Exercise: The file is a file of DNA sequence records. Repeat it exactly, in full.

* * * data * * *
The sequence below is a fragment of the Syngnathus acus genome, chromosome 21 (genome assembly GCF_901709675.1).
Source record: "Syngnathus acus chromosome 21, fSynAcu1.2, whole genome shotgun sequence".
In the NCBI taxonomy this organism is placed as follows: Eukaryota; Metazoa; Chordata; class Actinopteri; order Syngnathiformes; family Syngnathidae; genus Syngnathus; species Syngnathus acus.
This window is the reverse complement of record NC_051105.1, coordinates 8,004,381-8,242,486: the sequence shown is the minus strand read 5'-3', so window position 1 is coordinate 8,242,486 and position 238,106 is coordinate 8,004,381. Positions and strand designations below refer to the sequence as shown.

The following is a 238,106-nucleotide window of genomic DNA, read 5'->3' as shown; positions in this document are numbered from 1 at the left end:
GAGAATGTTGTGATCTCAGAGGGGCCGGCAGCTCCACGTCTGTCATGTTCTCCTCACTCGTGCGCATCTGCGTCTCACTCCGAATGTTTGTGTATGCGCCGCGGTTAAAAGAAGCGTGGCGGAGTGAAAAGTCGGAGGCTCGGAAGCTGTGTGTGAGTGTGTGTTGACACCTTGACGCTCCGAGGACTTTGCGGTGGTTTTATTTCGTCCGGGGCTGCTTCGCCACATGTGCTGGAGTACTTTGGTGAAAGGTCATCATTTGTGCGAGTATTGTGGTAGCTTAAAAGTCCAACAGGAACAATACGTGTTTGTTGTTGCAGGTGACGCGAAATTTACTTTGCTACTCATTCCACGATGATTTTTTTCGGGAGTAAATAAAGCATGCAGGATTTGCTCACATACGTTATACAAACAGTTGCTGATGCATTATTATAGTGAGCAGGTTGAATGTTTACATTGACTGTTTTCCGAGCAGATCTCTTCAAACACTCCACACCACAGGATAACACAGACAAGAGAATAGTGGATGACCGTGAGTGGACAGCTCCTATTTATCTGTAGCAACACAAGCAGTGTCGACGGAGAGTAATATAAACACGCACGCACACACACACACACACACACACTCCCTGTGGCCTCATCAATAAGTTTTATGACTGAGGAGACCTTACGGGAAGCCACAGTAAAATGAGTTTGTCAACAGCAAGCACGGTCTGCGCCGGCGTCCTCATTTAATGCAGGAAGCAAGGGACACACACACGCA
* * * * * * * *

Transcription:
The sequence below is a fragment of the Syngnathus acus genome, chromosome 21 (genome assembly GCF_901709675.1).
Source record: "Syngnathus acus chromosome 21, fSynAcu1.2, whole genome shotgun sequence".
In the NCBI taxonomy this organism is placed as follows: Eukaryota; Metazoa; Chordata; class Actinopteri; order Syngnathiformes; family Syngnathidae; genus Syngnathus; species Syngnathus acus.
This window is the reverse complement of record NC_051105.1, coordinates 8,004,381-8,242,486: the sequence shown is the minus strand read 5'-3', so window position 1 is coordinate 8,242,486 and position 238,106 is coordinate 8,004,381. Positions and strand designations below refer to the sequence as shown.

The following is a 238,106-nucleotide window of genomic DNA, read 5'->3' as shown; positions in this document are numbered from 1 at the left end:
GAGAATGTTGTGATCTCAGAGGGGCCGGCAGCTCCACGTCTGTCATGTTCTCCTCACTCGTGCGCATCTGCGTCTCACTCCGAATGTTTGTGTATGCGCCGCGGTTAAAAGAAGCGTGGCGGAGTGAAAAGTCGGAGGCTCGGAAGCTGTGTGTGAGTGTGTGTTGACACCTTGACGCTCCGAGGACTTTGCGGTGGTTTTATTTCGTCCGGGGCTGCTTCGCCACATGTGCTGGAGTACTTTGGTGAAAGGTCATCATTTGTGCGAGTATTGTGGTAGCTTAAAAGTCCAACAGGAACAATACGTGTTTGTTGTTGCAGGTGACGCGAAATTTACTTTGCTACTCATTCCACGATGATTTTTTTCGGGAGTAAATAAAGCATGCAGGATTTGCTCACATACGTTATACAAACAGTTGCTGATGCATTATTATAGTGAGCAGGTTGAATGTTTACATTGACTGTTTTCCGAGCAGATCTCTTCAAACACTCCACACCACAGGATAACACAGACAAGAGAATAGTGGATGACCGTGAGTGGACAGCTCCTATTTATCTGTAGCAACACAAGCAGTGTCGACGGAGAGTAATATAAACACGCACGCACACACACACACACACACACACTCCCTGTGGCCTCATCAATAAGTTTTATGACTGAGGAGACCTTACGGGAAGCCACAGTAAAATGAGTTTGTCAACAGCAAGCACGGTCTGCGCCGGCGTCCTCATTTAATGCAGGAAGCAAGGGACACACACACGCA